What is Bodywork?
Wikipedia actually nailed this one on the head – Bodywork is a term used in alternative medicine to describe any therapeutic or personal development technique that involves working with the human body in a form involving manipulative therapy, breath work, or energy medicine. In addition bodywork techniques aim to assess or improve posture, promote awareness of the “mind-body connection”, or to manipulate a putative “energy field” surrounding the human body and affecting health. It is sometimes used as a synonym for Massage Therapy, but generally it encompasses more than traditional “massage.”
What kind of massage do you do?
I offer a blend of Eastern and Western styles of massage, namely Tui Na (Chinese Medical Massage). The style is great for stress and pain relief and is easily adaptable for those who desire lighter pressure or deeper work. I also blend hot stones into my work as well as the use of traditional and homemade liniments and balms.
What is Tui Na?
Tui Na is a form of massage developed in China that addresses imbalance in the body as a whole. Through rhythmic and sometimes vigorous kneading, acupressure, and other hand techniques, the practitioner focuses on addressing the physical problems that are caused by stagnation of Qi. The style can be done on bare skin or over the clothing.
What is Reiki?
Reiki is a safe, non-invasive form of healing and self-improvement, often put under the bracket of “energy work.” It seeks to increase the spark of light that exists within each of us to heal our own body, mind, and spirit. Reiki comes to us from Japan and the name is a combination of two words: Rei, which means “higher power” and Ki meaning “life force energy.” A Reiki session often results in a feeling of new found clarity regarding emotional or spiritual issues. Reiki can also help relieve stress, physical pain, and help promote mental focus. Many hospitals have entire teams of Reiki practitioners that help provide complementary alternative care for their patients. During a typical Reiki session, the clothed client relaxes on the massage table while the certified Reiki practitioner moves his or her hands over the client to help shift the client’s energy to a more balanced state. It is the interaction between the client’s energy and that of the universal energy around us that allows for the healing to take place. The Reiki practitioner is merely a conduit for the exchange of energy. As a Reiki Master, I often blend the art into my sessions and also offer additional training sessions (called Attunements) several times per year.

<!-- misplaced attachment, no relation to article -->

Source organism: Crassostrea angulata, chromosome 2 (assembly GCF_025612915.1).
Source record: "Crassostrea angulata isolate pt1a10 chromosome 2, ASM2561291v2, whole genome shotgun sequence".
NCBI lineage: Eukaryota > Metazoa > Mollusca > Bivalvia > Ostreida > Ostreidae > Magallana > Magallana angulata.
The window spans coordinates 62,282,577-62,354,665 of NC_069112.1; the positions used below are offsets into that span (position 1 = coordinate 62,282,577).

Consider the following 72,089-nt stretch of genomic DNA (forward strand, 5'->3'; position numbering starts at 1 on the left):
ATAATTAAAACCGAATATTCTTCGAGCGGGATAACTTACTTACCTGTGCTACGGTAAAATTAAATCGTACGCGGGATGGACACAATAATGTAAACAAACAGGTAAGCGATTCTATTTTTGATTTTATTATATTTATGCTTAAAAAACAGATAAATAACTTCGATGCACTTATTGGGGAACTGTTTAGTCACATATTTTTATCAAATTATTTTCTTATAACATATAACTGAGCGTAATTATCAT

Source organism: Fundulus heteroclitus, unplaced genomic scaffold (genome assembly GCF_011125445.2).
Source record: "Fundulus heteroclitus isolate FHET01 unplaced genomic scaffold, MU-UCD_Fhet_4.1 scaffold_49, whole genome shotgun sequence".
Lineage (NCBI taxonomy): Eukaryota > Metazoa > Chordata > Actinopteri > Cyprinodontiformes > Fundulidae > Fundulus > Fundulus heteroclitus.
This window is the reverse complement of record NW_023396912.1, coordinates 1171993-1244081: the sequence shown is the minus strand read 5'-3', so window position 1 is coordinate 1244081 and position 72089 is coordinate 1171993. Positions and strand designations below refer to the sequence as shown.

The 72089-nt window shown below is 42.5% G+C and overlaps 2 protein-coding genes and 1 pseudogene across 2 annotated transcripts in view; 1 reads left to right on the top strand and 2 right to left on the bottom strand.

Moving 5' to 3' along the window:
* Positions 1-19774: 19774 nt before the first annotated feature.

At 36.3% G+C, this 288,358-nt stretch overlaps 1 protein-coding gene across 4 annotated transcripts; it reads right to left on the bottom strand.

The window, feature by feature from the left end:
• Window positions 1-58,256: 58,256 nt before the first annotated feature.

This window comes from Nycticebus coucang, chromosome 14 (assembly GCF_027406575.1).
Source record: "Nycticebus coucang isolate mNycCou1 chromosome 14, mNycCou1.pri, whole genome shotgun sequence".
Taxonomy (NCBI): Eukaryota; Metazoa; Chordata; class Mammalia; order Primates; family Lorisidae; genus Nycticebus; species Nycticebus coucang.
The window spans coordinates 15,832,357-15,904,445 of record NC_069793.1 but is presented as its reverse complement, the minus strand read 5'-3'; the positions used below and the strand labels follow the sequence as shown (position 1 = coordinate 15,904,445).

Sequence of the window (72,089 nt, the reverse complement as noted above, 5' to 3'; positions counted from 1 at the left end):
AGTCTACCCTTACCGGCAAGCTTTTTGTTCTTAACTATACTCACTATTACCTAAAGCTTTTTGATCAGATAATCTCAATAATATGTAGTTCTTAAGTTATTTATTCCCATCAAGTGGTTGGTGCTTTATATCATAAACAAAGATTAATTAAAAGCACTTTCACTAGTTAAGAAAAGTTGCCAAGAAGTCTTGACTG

What is Gua Sha?
Gua Sha (or coining) is a traditional East Asian treatment that allows stagnation (sha) to be removed from the body. By using a lubricant and a smooth, flat tool (sometimes a coin or jar lid) the practitioner rubs an area of the body vigorously to help relieve the stagnation. The result is dark, often reddish, blotches on the skin that are not bruises but often mistaken for them. This type of therapy is great for those who seem to “always have a sore back” or runners who are having problems with their legs. While the treatment is very intense, the results are often quite amazing. I use this regularly on my patients, and most repeat it seasonally with a combination of Tui Na to help flush out the stagnant blood and metabolic waste. There have been numerous studies as well as several western techniques developed that mimic the effects of gua sha. It is also used to help get rid of the beginning stages of a cold or flu with great efficacy.